Building Micro Frontends

Building Micro Frontends

Micro frontends allow your teams to independently manage and deploy small pieces of the frontend. Are the added complexities of this architecture worth it for your organization?

Micro frontends allow your teams to independently manage and deploy small pieces of the frontend. Are the added complexities of this architecture worth it for your organization?

With the rise of small, distributed backend web services over the past few years, it’s not surprising that people are now talking about doing the same thing on the frontend. “Micro frontends” is a term that first emerged in 2016 to describe small, decoupled frontend web applications that work in concert to make a complete app.

1\. Monolith, one big rectangle. 2\. Frontend in one rectangle on top; Backend in a rectangle below it. 3\. Frontend in one rectangle; below it are two smaller squares each called Microservice. 4\. Three separated columns each have a Micro Frontend square on top and a Microservice square on bottom.

With an eye toward recent web development history, it’s easy to trace micro frontends’ appeal. As large teams moved off of monolithic codebases (1), they split up their frontend (display and UI) and backend (database, authorization and business logic) code (2). As the complexity and team size grew, many companies moved toward microservices (3), which split the backend codebase into smaller, independently deployable pieces. While no architecture is perfect, many companies have successfully adopted microservices to reduce complexity and increase delivery speed.

Micro frontends (4) use the same concept as microservices to improve frontend codebases. The advent and widespread adoption of frameworks like React, Angular and Vue have spurred an increase in complexity and business logic handled on the frontend. While micro frontends still require good architecture and often use these heavier frameworks, the ability to independently manage and deploy pieces of the frontend in small chunks appeals to large engineering organizations.

What Does a Micro Frontend Look Like?

The idea of a micro frontend is to break the user interface into pieces by product function and make each of those pieces an independently deployable frontend codebase. While the divisions and method for breaking code up vary, it’s helpful to imagine a specific example.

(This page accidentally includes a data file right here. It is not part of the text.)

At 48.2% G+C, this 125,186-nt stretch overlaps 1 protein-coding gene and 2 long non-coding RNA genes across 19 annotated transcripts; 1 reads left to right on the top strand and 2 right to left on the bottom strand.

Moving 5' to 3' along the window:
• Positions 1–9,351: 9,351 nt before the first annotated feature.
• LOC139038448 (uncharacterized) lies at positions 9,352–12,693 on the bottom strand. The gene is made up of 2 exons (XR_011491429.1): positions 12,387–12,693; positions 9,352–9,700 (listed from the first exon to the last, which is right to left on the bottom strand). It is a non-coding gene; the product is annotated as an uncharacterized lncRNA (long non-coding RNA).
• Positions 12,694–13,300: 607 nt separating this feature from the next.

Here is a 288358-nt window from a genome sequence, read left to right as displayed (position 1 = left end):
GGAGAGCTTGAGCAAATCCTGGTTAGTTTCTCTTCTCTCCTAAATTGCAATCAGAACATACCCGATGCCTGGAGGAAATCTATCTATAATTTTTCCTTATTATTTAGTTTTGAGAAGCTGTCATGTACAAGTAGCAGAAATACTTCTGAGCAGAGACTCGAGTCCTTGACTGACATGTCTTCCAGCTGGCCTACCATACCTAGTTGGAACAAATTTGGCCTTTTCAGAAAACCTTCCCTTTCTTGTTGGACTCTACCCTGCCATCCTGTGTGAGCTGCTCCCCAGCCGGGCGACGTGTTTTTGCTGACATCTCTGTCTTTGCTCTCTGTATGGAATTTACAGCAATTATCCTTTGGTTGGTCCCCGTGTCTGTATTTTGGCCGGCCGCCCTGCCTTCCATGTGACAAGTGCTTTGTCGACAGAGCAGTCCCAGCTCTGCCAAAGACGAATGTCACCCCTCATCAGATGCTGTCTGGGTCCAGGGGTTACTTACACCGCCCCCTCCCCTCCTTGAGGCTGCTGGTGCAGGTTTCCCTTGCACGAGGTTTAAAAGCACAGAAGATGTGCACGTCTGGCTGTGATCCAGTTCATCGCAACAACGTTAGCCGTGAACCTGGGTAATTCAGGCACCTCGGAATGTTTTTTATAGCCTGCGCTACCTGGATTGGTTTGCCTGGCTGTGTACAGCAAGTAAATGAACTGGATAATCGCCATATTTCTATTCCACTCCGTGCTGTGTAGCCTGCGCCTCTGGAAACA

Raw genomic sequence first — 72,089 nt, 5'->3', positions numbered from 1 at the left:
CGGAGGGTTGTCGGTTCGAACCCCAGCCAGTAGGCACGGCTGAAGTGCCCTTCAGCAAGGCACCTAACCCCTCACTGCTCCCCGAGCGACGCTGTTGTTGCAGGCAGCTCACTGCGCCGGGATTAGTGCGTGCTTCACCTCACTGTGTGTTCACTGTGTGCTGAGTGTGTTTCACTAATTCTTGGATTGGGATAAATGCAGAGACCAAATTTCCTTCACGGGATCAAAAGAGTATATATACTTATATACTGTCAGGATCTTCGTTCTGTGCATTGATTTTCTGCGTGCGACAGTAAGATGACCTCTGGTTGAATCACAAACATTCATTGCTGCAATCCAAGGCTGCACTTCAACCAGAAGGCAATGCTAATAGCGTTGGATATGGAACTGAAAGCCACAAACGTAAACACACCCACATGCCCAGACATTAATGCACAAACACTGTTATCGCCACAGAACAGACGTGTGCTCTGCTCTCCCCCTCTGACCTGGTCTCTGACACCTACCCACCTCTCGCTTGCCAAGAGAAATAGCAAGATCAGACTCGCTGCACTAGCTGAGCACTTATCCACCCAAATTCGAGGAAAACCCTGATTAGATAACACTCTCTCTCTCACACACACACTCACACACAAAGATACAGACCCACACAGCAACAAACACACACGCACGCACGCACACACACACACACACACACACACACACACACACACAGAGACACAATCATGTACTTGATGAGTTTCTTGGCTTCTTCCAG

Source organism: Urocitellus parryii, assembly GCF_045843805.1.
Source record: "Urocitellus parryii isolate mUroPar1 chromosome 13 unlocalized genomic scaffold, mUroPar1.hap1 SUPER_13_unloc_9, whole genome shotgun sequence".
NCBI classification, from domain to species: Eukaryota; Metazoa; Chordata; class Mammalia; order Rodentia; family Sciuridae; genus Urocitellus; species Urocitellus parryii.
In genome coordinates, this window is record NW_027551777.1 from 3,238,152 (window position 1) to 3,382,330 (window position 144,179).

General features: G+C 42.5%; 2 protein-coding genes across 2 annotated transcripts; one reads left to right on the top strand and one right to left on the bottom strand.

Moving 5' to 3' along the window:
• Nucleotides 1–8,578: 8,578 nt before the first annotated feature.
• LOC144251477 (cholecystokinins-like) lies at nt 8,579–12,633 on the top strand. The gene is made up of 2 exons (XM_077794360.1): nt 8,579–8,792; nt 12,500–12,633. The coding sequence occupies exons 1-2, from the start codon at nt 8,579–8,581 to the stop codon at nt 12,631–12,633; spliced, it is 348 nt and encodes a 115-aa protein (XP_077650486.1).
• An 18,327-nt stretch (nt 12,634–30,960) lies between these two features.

If you run an ecommerce application, your product detail page might have a navigation bar, a login button, a summary of the user’s shopping cart, buyer reviews, and some metadata about the product and an image. In a typical frontend application, you’d probably have all of these pieces divided into components but living in the same codebase. In a micro frontend architecture, you could break the app into five different codebases, each owned by a team responsible for one specific feature.

A wireframe of a webpage broken into color blocks. The key shows five colors for the different teams: Account Team, which corresponds to the Account/Login; Cart Team, which corresponds to the cart on the side column and an Add to Cart button on the product; Navigation Team, which correspondes to the primary navigation and logo bar at the top; Inventory Team, which corresponds to the Product Details section; and Reviews Team, which corresponds to a Leave Review button on the product section as well as a larger Reviews section below it.

This architecture would allow the Reviews Team to deploy a new review interface on Monday, the Cart Team to deploy updates to the shopping cart on Tuesday, and the Account Team to fix a login bug on Wednesday—all without affecting the core Product Details on the page.